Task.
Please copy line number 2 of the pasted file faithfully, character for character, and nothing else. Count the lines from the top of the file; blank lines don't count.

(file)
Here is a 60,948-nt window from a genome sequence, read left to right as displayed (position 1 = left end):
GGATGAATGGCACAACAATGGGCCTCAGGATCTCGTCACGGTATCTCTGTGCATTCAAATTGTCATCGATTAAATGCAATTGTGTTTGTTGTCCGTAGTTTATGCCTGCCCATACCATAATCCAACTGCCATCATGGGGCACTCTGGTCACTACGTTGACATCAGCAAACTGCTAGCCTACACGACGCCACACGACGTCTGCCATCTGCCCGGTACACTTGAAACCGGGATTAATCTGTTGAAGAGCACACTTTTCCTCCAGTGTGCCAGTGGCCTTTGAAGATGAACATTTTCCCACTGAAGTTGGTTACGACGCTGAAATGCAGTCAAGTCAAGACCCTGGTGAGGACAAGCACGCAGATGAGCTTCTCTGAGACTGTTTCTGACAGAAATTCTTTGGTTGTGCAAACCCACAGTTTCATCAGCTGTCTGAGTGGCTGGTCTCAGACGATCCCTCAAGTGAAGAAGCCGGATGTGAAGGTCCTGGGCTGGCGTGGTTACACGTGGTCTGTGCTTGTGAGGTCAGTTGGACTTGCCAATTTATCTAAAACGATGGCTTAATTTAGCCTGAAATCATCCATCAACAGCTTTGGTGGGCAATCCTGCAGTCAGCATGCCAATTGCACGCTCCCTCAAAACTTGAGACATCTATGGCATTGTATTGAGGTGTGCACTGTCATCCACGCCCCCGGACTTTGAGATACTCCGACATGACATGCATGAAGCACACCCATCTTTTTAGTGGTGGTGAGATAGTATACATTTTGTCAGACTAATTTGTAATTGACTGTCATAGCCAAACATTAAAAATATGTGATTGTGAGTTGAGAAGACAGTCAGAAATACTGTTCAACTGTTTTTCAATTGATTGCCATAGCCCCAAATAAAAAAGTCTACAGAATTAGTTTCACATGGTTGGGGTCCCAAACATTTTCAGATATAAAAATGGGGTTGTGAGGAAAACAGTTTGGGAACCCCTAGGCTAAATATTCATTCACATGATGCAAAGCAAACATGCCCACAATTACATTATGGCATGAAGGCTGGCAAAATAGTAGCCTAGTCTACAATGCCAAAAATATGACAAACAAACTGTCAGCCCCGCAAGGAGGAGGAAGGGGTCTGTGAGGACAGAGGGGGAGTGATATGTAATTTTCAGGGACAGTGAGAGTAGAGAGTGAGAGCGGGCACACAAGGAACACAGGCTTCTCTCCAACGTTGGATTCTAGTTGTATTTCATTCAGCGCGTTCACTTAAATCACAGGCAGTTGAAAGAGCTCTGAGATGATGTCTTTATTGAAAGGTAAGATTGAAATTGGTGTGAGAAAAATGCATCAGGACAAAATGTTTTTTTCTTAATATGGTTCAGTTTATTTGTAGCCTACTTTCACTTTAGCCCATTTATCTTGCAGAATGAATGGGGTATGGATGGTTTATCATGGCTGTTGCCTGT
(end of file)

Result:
GGATGAATGGCACAACAATGGGCCTCAGGATCTCGTCACGGTATCTCTGTGCATTCAAATTGTCATCGATTAAATGCAATTGTGTTTGTTGTCCGTAGTTTATGCCTGCCCATACCATAATCCAACTGCCATCATGGGGCACTCTGGTCACTACGTTGACATCAGCAAACTGCTAGCCTACACGACGCCACACGACGTCTGCCATCTGCCCGGTACACTTGAAACCGGGATTAATCTGTTGAAGAGCACACTTTTCCTCCAGTGTGCCAGTGGCCTTTGAAGATGAACATTTTCCCACTGAAGTTGGTTACGACGCTGAAATGCAGTCAAGTCAAGACCCTGGTGAGGACAAGCACGCAGATGAGCTTCTCTGAGACTGTTTCTGACAGAAATTCTTTGGTTGTGCAAACCCACAGTTTCATCAGCTGTCTGAGTGGCTGGTCTCAGACGATCCCTCAAGTGAAGAAGCCGGATGTGAAGGTCCTGGGCTGGCGTGGTTACACGTGGTCTGTGCTTGTGAGGTCAGTTGGACTTGCCAATTTATCTAAAACGATGGCTTAATTTAGCCTGAAATCATCCATCAACAGCTTTGGTGGGCAATCCTGCAGTCAGCATGCCAATTGCACGCTCCCTCAAAACTTGAGACATCTATGGCATTGTATTGAGGTGTGCACTGTCATCCACGCCCCCGGACTTTGAGATACTCCGACATGACATGCATGAAGCACACCCATCTTTTTAGTGGTGGTGAGATAGTATACATTTTGTCAGACTAATTTGTAATTGACTGTCATAGCCAAACATTAAAAATATGTGATTGTGAGTTGAGAAGACAGTCAGAAATACTGTTCAACTGTTTTTCAATTGATTGCCATAGCCCCAAATAAAAAAGTCTACAGAATTAGTTTCACATGGTTGGGGTCCCAAACATTTTCAGATATAAAAATGGGGTTGTGAGGAAAACAGTTTGGGAACCCCTAGGCTAAATATTCATTCACATGATGCAAAGCAAACATGCCCACAATTACATTATGGCATGAAGGCTGGCAAAATAGTAGCCTAGTCTACAATGCCAAAAATATGACAAACAAACTGTCAGCCCCGCAAGGAGGAGGAAGGGGTCTGTGAGGACAGAGGGGGAGTGATATGTAATTTTCAGGGACAGTGAGAGTAGAGAGTGAGAGCGGGCACACAAGGAACACAGGCTTCTCTCCAACGTTGGATTCTAGTTGTATTTCATTCAGCGCGTTCACTTAAATCACAGGCAGTTGAAAGAGCTCTGAGATGATGTCTTTATTGAAAGGTAAGATTGAAATTGGTGTGAGAAAAATGCATCAGGACAAAATGTTTTTTTCTTAATATGGTTCAGTTTATTTGTAGCCTACTTTCACTTTAGCCCATTTATCTTGCAGAATGAATGGGGTATGGATGGTTTATCATGGCTGTTGCCTGT